Thanks to a shutout performance by Spencer Knight, Team USA upset Canada 2-0 in the final of the 2021 IIHF World Junior Championships earlier this week. The tournament, held behind-closed-doors in Canada, marks another milestone for several NHL draftees – each with a bright future ahead of them.
The final, however, was decided by the combined brilliance of tournament MVP Trevor Zegras and Florida Panthers prospect Knight. Zegras, an impressive performer throughout the championships, registered a goal and an assist in the final, with University of Wisconsin-Madison graduate Alex Turcotte scoring Team USA’s opening goal of the night.
Elsewhere, Finland defeated Russia 4-1 to secure the bronze medal. It is just the second time in 11 tournaments that Russia – who won gold in 2011 – finished off the podium. The Finns, meanwhile, suffered defeat in the bronze-medal game last year, winning gold in 2019.
With another tournament in the books, it’s time to reflect on three things we’ve learned from this year’s play in Red Dear and Edmonton.
Trevor Zegras is going to be even better than we thought
Zegras, an Anaheim Ducks prospect, “had what can only be described as the greatest individual performance by an American player in the history of the World Junior Championship,” according to ESPN’s Chris Peters.
The 2001-born centre was on fire in the Great White North, registering 18 points in seven games – just one shy of Dough Weight’s record from 1991. Zegras also matched the record for points in a World Junior Championship career and now ranks fifth on points-per-game among players with at least 10 appearances at the tournament.
“Trevor showed up against every team we played,” said head coach Nate Leaman after the gold-medal game. “He was so committed off the puck and that helped our team. Seeing that helped them.”
Most importantly, however, is the fact that most of Zegras’ production was consequential to the USA’s path to gold. The 19-year-old featured on the scoresheet in every match, more than backing up the bold comments he offered to the NHL Network before puck-drop against Canada.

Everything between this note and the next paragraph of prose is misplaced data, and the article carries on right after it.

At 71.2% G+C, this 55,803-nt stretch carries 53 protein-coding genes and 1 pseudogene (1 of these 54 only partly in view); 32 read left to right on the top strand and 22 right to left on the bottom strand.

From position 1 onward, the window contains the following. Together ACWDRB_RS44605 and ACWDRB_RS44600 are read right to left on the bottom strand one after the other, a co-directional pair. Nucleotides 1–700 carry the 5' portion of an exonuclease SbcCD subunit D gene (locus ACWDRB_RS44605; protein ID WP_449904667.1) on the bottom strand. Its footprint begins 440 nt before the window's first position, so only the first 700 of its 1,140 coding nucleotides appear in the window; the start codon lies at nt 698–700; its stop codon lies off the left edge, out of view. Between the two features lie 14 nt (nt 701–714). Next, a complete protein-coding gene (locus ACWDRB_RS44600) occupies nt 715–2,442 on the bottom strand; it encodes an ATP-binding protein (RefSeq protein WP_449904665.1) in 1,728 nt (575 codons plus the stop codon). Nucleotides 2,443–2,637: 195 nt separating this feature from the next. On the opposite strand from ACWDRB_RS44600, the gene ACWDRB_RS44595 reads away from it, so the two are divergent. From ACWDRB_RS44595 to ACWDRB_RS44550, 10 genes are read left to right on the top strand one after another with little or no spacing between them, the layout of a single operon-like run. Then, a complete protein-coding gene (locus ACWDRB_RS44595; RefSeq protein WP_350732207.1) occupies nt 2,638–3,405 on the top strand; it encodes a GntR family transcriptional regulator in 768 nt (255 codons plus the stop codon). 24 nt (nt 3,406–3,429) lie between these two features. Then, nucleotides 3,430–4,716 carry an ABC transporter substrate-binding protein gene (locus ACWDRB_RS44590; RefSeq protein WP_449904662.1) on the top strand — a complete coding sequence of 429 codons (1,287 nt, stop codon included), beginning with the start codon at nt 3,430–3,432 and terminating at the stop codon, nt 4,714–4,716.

“I honestly don’t think Canada’s been tested with a real team yet and I think we’re kind of going on all cylinders right now,” Zegras said when asked about how the Americans might upset their hosts. “I think we’re gonna catch them by surprise and I think we’ll go from there.”
That they did. Zegras has an exceptionally bright future.
The German production line is still ticking along
Although Germany’s goalie, Jonas Gahr, came under fire for his performances at the World Juniors, there are still plenty of reasons to be optimistic about the nation’s ice hockey prospects. In fairness to Gahr, however, he travelled to Canada as the side’s backup netminder – only to be thrust into the firing line due to a coronavirus outbreak in the German camp.
Regardless, Tim Stuetzle – the third overall draft pick in 2020 – was fantastic for Team Germany. The Ottawa Senators prospect, who is set to start his NHL career aged 18, averaged 25:40 ice time per game, all while displaying significant defensive commitment and an impressive skillset in the offensive zone. With 4.2 shots per game, the Viersen native prospered under exceptionally difficult circumstances.
Florian Elias also made strides at the World Juniors. After being passed up at last year’s NHL Draft, Elias had a lot to prove in Canada – and he dealt with the pressure well. It remains unclear whether he will ever fulfil the promise of an NHL prospect – but he will be pleased with his tournament regardless.
J-J Peerka – drafted 34th overall by the Buffalo Sabres – also had a fine tournament, putting a cherry on top of his impressive season in the DEL with EHC München.
Germany certainly isn’t on course to become an ice hockey powerhouse – but they’ll be alright if they can keep producing forwards as talented as Stuetzle.
Team Finland are on the up
Securing the bronze medal seems like poetic justice for a Finnish roster that performed admirably against stern opposition. Ville Heinola, Anton Lundell, Topi Niemela, and Kari Piiroinen were particularly impressive for Team Finland. This team has the tools to challenge for World Championship medals in the year ahead.
Piiroinen, Team Finland’s undrafted netminder, should be particularly pleased with his tournament – earning praise for his composure in the crease despite the number of shots he faced. Born in 2001, Piiroinen has a bright career ahead of him – whether in North America or Europe.
Dylan Cozens, who had a brilliant tournament for Team Canada, was visibly distraught when the final buzzer sounded on Tuesday evening. His post-game comments were succinct but accurately reflected the mood of a nation. “We lost the gold medal game,” the 19-year-old said. “We feel horrible.”
Amid the backdrop of Covid-19, it is a triumph the tournament even took place. Now, with the NHL’s return just around the corner, hockey fans have a new season to look forward to. With a fresh sheet of ice ahead, we’ve all got something to look forward to.